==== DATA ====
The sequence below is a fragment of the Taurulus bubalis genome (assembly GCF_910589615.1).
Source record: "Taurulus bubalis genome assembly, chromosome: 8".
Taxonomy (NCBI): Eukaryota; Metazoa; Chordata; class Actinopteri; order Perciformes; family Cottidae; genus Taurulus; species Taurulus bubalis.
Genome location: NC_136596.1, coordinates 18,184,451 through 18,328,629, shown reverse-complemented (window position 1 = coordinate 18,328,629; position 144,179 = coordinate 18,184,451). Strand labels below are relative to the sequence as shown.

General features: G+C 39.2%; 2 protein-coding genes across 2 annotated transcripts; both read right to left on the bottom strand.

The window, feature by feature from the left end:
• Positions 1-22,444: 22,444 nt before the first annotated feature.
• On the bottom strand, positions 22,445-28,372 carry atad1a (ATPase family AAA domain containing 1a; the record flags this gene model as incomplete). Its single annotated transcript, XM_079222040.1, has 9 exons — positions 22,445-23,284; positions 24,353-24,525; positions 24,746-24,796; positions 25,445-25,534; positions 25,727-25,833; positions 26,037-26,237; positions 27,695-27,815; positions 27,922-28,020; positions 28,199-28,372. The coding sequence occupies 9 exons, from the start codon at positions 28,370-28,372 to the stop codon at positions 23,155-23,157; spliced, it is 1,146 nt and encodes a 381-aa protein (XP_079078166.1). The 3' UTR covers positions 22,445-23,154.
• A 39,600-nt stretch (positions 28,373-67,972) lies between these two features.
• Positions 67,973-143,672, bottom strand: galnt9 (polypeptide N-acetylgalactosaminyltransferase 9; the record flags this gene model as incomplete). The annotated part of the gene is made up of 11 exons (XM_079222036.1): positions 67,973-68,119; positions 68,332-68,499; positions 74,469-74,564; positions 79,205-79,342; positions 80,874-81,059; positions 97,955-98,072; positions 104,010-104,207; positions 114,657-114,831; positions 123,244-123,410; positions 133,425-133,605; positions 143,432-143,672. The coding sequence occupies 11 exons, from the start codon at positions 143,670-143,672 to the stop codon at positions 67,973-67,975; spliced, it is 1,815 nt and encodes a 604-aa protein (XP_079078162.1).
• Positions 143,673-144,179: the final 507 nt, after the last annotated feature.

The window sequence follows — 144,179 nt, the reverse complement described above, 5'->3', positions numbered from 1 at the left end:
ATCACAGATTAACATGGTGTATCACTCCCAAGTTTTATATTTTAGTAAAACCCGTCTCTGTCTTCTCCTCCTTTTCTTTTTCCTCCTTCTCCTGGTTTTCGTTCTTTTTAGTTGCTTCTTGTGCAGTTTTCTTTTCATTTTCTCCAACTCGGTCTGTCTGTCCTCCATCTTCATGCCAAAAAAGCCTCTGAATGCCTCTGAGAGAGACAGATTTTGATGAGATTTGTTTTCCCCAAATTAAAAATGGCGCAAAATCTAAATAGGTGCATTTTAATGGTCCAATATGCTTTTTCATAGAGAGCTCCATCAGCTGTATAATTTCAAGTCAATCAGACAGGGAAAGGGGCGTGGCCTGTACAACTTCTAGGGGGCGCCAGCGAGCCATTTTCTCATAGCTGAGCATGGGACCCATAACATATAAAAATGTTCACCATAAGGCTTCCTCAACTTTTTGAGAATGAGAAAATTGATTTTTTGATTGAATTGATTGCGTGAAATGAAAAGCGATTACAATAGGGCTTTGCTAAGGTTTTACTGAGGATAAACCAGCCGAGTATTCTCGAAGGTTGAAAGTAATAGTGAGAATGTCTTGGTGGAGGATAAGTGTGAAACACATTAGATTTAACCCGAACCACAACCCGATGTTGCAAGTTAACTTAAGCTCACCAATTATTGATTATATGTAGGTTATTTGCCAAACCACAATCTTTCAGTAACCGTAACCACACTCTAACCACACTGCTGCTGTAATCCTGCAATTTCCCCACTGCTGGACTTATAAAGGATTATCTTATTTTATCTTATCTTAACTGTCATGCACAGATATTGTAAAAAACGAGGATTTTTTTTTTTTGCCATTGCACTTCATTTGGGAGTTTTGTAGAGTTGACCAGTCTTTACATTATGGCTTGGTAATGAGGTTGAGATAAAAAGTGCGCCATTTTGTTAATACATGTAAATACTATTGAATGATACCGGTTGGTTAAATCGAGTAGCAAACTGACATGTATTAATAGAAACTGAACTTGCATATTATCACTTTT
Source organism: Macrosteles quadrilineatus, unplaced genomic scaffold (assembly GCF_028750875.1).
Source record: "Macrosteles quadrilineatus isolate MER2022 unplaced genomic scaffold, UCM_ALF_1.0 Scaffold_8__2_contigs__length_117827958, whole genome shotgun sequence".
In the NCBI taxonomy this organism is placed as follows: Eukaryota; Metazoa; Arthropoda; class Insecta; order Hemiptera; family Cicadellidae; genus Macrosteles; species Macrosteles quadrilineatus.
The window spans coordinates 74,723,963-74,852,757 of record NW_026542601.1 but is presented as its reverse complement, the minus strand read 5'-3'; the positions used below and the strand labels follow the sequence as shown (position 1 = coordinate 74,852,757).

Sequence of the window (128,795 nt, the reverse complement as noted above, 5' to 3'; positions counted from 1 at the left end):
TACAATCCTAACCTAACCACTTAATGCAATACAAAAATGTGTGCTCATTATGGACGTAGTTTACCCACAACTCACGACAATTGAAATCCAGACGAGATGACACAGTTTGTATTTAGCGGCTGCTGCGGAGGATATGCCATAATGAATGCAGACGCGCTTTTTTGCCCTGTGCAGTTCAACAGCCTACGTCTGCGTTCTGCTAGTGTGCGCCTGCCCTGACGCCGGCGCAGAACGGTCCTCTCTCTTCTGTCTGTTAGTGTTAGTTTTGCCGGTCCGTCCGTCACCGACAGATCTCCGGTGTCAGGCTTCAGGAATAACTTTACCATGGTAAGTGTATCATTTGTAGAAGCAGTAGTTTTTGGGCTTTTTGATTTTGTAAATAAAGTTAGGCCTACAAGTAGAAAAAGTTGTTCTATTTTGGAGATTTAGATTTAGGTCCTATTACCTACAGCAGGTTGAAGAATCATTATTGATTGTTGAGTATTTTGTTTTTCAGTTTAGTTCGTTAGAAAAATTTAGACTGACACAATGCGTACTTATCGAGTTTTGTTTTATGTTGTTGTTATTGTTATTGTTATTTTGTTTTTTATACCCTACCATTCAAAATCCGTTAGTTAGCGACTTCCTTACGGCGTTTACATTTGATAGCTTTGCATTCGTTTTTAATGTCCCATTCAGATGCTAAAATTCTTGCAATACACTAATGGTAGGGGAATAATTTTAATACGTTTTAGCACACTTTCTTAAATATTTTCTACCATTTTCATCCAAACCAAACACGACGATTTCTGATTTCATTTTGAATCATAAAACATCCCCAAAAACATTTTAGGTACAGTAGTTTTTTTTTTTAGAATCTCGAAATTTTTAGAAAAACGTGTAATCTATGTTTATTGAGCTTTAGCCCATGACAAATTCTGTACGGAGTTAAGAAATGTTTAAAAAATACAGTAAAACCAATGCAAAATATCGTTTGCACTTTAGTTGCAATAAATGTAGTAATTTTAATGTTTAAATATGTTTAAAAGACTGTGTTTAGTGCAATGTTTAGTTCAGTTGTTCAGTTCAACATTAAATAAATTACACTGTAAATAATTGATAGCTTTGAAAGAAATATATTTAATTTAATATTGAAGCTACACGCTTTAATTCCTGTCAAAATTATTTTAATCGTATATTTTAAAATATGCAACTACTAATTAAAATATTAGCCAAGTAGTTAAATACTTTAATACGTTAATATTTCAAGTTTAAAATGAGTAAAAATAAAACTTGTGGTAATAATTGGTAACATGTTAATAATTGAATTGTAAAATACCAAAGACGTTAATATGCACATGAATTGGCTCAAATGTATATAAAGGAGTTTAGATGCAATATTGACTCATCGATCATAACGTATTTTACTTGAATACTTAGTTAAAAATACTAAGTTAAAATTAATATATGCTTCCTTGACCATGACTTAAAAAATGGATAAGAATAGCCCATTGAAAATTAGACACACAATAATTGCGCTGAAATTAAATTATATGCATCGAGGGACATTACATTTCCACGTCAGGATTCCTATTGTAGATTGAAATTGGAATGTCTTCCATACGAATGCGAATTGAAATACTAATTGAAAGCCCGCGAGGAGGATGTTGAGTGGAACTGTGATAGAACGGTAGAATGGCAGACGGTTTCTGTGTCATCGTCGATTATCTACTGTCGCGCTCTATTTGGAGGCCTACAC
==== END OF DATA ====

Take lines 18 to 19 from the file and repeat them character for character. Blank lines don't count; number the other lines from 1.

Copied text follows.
Sequence of the window (128,795 nt, the reverse complement as noted above, 5' to 3'; positions counted from 1 at the left end):
TACAATCCTAACCTAACCACTTAATGCAATACAAAAATGTGTGCTCATTATGGACGTAGTTTACCCACAACTCACGACAATTGAAATCCAGACGAGATGACACAGTTTGTATTTAGCGGCTGCTGCGGAGGATATGCCATAATGAATGCAGACGCGCTTTTTTGCCCTGTGCAGTTCAACAGCCTACGTCTGCGTTCTGCTAGTGTGCGCCTGCCCTGACGCCGGCGCAGAACGGTCCTCTCTCTTCTGTCTGTTAGTGTTAGTTTTGCCGGTCCGTCCGTCACCGACAGATCTCCGGTGTCAGGCTTCAGGAATAACTTTACCATGGTAAGTGTATCATTTGTAGAAGCAGTAGTTTTTGGGCTTTTTGATTTTGTAAATAAAGTTAGGCCTACAAGTAGAAAAAGTTGTTCTATTTTGGAGATTTAGATTTAGGTCCTATTACCTACAGCAGGTTGAAGAATCATTATTGATTGTTGAGTATTTTGTTTTTCAGTTTAGTTCGTTAGAAAAATTTAGACTGACACAATGCGTACTTATCGAGTTTTGTTTTATGTTGTTGTTATTGTTATTGTTATTTTGTTTTTTATACCCTACCATTCAAAATCCGTTAGTTAGCGACTTCCTTACGGCGTTTACATTTGATAGCTTTGCATTCGTTTTTAATGTCCCATTCAGATGCTAAAATTCTTGCAATACACTAATGGTAGGGGAATAATTTTAATACGTTTTAGCACACTTTCTTAAATATTTTCTACCATTTTCATCCAAACCAAACACGACGATTTCTGATTTCATTTTGAATCATAAAACATCCCCAAAAACATTTTAGGTACAGTAGTTTTTTTTTTTAGAATCTCGAAATTTTTAGAAAAACGTGTAATCTATGTTTATTGAGCTTTAGCCCATGACAAATTCTGTACGGAGTTAAGAAATGTTTAAAAAATACAGTAAAACCAATGCAAAATATCGTTTGCACTTTAGTTGCAATAAATGTAGTAATTTTAATGTTTAAATATGTTTAAAAGACTGTGTTTAGTGCAATGTTTAGTTCAGTTGTTCAGTTCAACATTAAATAAATTACACTGTAAATAATTGATAGCTTTGAAAGAAATATATTTAATTTAATATTGAAGCTACACGCTTTAATTCCTGTCAAAATTATTTTAATCGTATATTTTAAAATATGCAACTACTAATTAAAATATTAGCCAAGTAGTTAAATACTTTAATACGTTAATATTTCAAGTTTAAAATGAGTAAAAATAAAACTTGTGGTAATAATTGGTAACATGTTAATAATTGAATTGTAAAATACCAAAGACGTTAATATGCACATGAATTGGCTCAAATGTATATAAAGGAGTTTAGATGCAATATTGACTCATCGATCATAACGTATTTTACTTGAATACTTAGTTAAAAATACTAAGTTAAAATTAATATATGCTTCCTTGACCATGACTTAAAAAATGGATAAGAATAGCCCATTGAAAATTAGACACACAATAATTGCGCTGAAATTAAATTATATGCATCGAGGGACATTACATTTCCACGTCAGGATTCCTATTGTAGATTGAAATTGGAATGTCTTCCATACGAATGCGAATTGAAATACTAATTGAAAGCCCGCGAGGAGGATGTTGAGTGGAACTGTGATAGAACGGTAGAATGGCAGACGGTTTCTGTGTCATCGTCGATTATCTACTGTCGCGCTCTATTTGGAGGCCTACAC